The relativity of all the elements that make up wine is critical. Here are a few factors that can influence how one perceives a wine and how, in almost all cases, they shouldn’t
I am in Italy, where I have been invited to judge for ‘the most selective’ wine competition in the world, organised by Vinitaly. The idea of a wine relative in this country amounts to an Uncle Pio, who lives down the road and has made the same red wine that is drunk only at Christmas with the rest of the family, and the rest of the year is used to strip paint off walls, or keep the livestock headilywarm. Far from such, my rant is about the relativity of all the elements that make up wine. Here are a few factors that can influence how one perceives a wine and how, in almost all cases, they shouldn’t.
Racism goes beyond people. How can we let the colour influence our perception of aromas and taste that is yet to come/form? Sure enough wine is art and hence must involve aesthetic but it isn’t exactly a visual form of art or, for that matter, at all. Judging a wine by its colour is likely to spring many a surprise during blind tastings.
I have always maintained that wine or women, such commentary is generally lewd and does nothing to ameliorate ones social position. Legs are the tracks left by wine when, upon swirling, it trickles down the inside surface of the glass. Depending on how the glass may have been washed, or what was in it before, or the ambient temperature, these legs can vary and are not a good measure of quality by far. If you must comment, go with the nose – nothing defines a wine more, especially on the after-taste when the aromas and flavours that one may have detected on the nose re-emerge in a lasting, classier composition.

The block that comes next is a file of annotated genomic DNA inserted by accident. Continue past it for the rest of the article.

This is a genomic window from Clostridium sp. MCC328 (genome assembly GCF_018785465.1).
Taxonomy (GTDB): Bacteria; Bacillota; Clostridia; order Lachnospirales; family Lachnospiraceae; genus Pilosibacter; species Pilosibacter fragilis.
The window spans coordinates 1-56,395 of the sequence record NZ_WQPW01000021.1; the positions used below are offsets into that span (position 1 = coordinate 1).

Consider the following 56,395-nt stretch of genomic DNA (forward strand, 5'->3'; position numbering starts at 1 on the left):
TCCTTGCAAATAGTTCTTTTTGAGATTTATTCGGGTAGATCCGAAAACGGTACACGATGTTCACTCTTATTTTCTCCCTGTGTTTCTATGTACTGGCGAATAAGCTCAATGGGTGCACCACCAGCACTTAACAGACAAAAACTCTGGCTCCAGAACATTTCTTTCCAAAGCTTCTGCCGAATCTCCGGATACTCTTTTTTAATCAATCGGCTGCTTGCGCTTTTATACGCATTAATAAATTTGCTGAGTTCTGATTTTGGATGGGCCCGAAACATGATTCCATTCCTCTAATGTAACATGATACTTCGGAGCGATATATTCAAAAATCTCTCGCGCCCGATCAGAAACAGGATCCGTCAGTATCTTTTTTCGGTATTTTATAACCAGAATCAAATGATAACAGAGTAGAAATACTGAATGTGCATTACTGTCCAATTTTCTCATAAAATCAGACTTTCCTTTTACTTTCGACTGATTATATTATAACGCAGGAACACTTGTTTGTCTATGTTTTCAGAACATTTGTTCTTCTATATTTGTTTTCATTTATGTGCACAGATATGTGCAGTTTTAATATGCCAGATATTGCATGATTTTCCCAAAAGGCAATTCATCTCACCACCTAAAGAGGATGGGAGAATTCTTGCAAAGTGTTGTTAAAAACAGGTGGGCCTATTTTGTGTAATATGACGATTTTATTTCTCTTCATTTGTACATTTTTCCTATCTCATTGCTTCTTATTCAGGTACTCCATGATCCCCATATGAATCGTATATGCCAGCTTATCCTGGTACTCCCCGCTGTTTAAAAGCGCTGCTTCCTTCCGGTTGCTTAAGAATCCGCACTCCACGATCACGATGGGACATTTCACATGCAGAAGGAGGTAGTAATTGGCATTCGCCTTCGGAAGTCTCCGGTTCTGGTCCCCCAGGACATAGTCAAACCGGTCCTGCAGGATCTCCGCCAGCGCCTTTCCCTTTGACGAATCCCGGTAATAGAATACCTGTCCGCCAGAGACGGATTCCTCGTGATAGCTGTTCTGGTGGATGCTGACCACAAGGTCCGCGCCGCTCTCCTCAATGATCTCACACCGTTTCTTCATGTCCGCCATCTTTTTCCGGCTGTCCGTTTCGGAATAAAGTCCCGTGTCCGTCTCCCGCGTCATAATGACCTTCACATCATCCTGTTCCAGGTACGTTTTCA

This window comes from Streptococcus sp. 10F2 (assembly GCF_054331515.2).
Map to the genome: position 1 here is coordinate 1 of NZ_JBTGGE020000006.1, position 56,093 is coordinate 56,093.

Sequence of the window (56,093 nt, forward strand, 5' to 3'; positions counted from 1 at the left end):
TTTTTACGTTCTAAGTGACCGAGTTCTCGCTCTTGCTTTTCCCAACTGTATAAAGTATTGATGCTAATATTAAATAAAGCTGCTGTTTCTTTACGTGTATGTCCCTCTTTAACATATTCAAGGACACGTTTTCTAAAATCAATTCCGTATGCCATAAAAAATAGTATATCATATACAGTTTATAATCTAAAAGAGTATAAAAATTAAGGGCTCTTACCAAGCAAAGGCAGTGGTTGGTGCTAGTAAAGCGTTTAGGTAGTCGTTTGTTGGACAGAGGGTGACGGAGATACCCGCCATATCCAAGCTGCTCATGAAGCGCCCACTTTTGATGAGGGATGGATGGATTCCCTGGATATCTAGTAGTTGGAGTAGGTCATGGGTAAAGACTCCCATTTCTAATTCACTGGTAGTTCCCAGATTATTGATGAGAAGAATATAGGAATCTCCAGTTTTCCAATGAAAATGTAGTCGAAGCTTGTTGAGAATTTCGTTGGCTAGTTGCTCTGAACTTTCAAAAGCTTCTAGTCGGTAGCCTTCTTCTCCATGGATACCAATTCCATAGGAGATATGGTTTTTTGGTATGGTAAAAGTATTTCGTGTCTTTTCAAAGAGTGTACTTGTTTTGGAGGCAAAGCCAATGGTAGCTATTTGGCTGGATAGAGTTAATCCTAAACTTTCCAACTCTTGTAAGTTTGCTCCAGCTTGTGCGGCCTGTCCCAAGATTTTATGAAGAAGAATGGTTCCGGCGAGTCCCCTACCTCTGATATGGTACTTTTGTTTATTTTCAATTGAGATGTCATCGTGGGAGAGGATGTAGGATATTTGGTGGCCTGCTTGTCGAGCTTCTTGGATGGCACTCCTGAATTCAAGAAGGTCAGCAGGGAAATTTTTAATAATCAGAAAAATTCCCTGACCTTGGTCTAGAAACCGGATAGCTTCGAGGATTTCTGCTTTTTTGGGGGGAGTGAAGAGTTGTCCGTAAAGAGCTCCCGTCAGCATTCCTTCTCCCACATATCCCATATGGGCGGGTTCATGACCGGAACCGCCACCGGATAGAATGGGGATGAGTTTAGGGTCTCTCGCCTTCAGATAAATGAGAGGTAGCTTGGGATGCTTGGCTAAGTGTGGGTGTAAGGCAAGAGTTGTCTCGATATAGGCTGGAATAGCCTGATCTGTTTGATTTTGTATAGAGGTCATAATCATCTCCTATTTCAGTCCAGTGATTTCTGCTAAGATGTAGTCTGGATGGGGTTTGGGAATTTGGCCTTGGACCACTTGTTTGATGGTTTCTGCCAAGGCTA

Sugar, I admit, is a lovely winemaking tool. It is like that magic wand in photo-correcting software that just always knows what to do and make the picture